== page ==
Working in construction in New Jersey can be very satisfying work. It also brings with it the risk of injury. However, people engaged in such industries would like to believe that their employers have concern for their safety and exercise certain precautions in order to protect employees from receiving a work injury. A recent accident involving a scaffolding collapse sent four construction workers to the hospital.
People who work in manufacturing plants in New Jersey have a right to expect a safe work environment. Manufacturing work involves inherent risks as employees are working with large piece of sophisticated equipment. Such a work environment should be reasonably safe as long as workers are appropriately trained in safety procedures and carefully follow those procedures. Failure to provide a safe work environment can lead to a workers' compensation issue.
Construction work carries with it a certain amount of risk. Electrical work can be particularly risky when working with high voltage electrical lines such as are found along the New Jersey Garden State Parkway. A recent incident resulted in a work injury as a result of coming into contact with live wires.
Construction work, by its very nature, carries some risks in New Jersey. Working with heavy equipment requires skill, practice and constant awareness of one's environment. Not only must one be in complete control of the construction equipment but a worker also needs to be aware of where other people are in relation to the equipment in order to maintain a safe environment. If an accident occurs, workers' compensation may be available.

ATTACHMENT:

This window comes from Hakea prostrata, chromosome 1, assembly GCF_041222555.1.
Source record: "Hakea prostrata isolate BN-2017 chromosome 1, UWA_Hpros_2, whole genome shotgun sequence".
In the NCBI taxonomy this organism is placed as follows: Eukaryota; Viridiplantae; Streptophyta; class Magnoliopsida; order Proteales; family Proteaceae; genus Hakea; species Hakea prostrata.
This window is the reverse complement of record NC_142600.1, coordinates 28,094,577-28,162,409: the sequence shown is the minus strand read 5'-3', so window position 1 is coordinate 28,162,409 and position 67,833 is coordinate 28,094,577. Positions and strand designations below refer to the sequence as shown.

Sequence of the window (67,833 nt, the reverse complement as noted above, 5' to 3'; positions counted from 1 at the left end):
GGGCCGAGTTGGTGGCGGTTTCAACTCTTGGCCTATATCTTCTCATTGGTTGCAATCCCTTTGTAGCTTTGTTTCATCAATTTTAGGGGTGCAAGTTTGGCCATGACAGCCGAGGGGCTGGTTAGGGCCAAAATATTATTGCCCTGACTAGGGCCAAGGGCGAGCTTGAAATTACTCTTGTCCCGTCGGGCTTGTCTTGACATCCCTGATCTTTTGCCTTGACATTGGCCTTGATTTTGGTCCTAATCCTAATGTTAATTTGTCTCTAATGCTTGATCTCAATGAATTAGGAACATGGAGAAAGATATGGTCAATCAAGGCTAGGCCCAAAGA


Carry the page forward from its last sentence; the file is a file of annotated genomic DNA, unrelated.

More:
First responders run toward the fire, or the crash, or the gun shots. While many are paid employees, many – particularly among firefighters, are volunteers. This is true in New Jersey and around the country. While paid employees are eligible for workers' compensation if they receive an injury on the job, volunteers have not enjoyed the same protection.
The Occupational Safety and Health Administration (OSHA) exists to help ensure the health and safety of New Jersey's and America's work force. One way this is accomplished is through annual electronic reporting of injuries and illnesses that identify locations that have experienced these issues. This enables an employee to know if a work injury or illness was experienced at his or her place of employment because the information is public.
Defensive driving is widely advocated as protection against an accident. Expecting the unexpected can help to maintain one's focus behind the wheel and allow for fast reaction time to avoid a crash. Unfortunately, some situations cannot be anticipated and a resulting car crash may be unavoidable.
A new year is a time for new beginnings. It's a time to look at what is working and what is not and to perhaps make changes to help things work better. The agencies that collaborate to protect New Jersey workers are looking at what they can do to make workers' lives better and safer and to possibly reduce the number of accidents and workers' compensation claims.
Employees report to work every day in New Jersey. They arrive at work and expect to return home without being injured. Some jobs have more risk than others, but if appropriate safety precautions are exercised most injuries can be prevented. In the event that a workplace injury does occur, the possibility may exist for a workers' compensation claim.
Repetitive motion injuries are a common ailment suffered by many people in New Jersey and across the country. In today's workplace where so many functions are performed at a computer keyboard or using another type of computer interface over many hours a day, repetitive motion injuries are a constant threat to workers. Determining if an injury, such as carpal tunnel syndrome, can be considered a work injury can be a gray area.